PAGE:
** Original blog posted at

Lenten Reflections – A Lutheran Perspective

During Advent, I asked a number of Anchorage pastors to share an Advent reflection on “Advent as an Antidote to Consumerism”.

As we are now in the Season of Lent, I felt it appropriate to again ask a cross-section of local pastors to share some thoughts and reflections on Lent. The first contributor is Pastor Dan Bollerud, of Christ Our Savior Lutheran Church.

Lent is the 40 days, minus Sundays, from Ash Wednesday to Easter. In scripture, it marks the time when the stories of Jesus transition from who Jesus is to Jesus setting his face, and beginning his journey, toward Jerusalem. The texts reflect the seriousness of this next phase of ’ ministry which will lead to the crucifixion.

In the early church it was a time of preparation where those interested in joining this “Jesus” movement who would dedicate their lives to prayer, education and self-discovery leading up to their baptism at Sunrise on Easter morning.

More recently the Lenten discipline has been to “give something up” for Lent. Although meant to heighten ones focus and meditation on who God has called us to be, all too often this practice has simply become a short term “New Year’s Resolution” combined with a modicum of self-righteous piety.

For me, Lent starts with the Ash Wednesday words, “Remember that you are dust and to dust you shall return.” It is a stark reminder of our mortality and, lest we tend to get too full of ourselves, a reminder that salvation is a gift from God. The fact that the ashes used to make the cross on ones forehead as these words are spoken come from burning the palm branches from last year’s Palm Sunday, are a poignant reminder of how quickly our Hosanna’s can become cries of “Crucify” when we find our personal kingdoms threatened by the call to love our neighbor as ourselves.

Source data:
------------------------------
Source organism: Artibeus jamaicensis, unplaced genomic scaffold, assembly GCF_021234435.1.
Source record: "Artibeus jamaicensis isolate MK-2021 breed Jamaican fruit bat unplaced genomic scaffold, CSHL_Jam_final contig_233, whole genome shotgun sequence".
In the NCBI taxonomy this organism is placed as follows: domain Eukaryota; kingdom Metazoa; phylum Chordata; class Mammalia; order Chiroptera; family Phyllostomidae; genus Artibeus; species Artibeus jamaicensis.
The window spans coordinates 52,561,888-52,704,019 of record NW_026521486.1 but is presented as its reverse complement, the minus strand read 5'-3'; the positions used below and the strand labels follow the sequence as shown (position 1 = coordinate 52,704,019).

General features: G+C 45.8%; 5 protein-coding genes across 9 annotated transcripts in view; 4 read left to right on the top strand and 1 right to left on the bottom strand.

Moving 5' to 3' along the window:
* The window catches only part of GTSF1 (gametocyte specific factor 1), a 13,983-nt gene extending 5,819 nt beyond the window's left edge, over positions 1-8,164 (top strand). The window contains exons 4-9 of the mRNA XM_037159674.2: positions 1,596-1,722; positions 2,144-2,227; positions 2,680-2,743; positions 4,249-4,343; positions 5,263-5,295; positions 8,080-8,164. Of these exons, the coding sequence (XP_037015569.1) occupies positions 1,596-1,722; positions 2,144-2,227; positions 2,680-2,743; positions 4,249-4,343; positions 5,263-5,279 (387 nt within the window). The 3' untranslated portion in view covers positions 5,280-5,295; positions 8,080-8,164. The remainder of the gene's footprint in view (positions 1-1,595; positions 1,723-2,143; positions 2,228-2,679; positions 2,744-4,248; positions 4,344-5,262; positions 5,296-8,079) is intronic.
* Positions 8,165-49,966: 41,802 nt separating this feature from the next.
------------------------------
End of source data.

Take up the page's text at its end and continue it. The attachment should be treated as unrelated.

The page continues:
Lent is a journey down out of our mountain tops of piety and down into the dusty streets where the needs of neighbor stare us in the face as we are called to live as brothers and sisters in the family of God. Lent is a time to look into the mirror of God and see the reality of who we are and then learn to celebrate the gift of salvation that comes into our lives.

Lent is also a time to focus on our call to be brothers and sisters in the family of God that stretches beyond the boundaries of denomination, religion and faith tradition, and embraces the whole family of God that in creation was called good. Lent is coming face to face with the salvation that comes from God as a gift, pure gift, for you and I and for all people, and asks the question, “Now that you don’t have to do anything, what are you going to do?” Lent is that journey that helps us figure out what it is we are going to do in this vast and diverse family of God.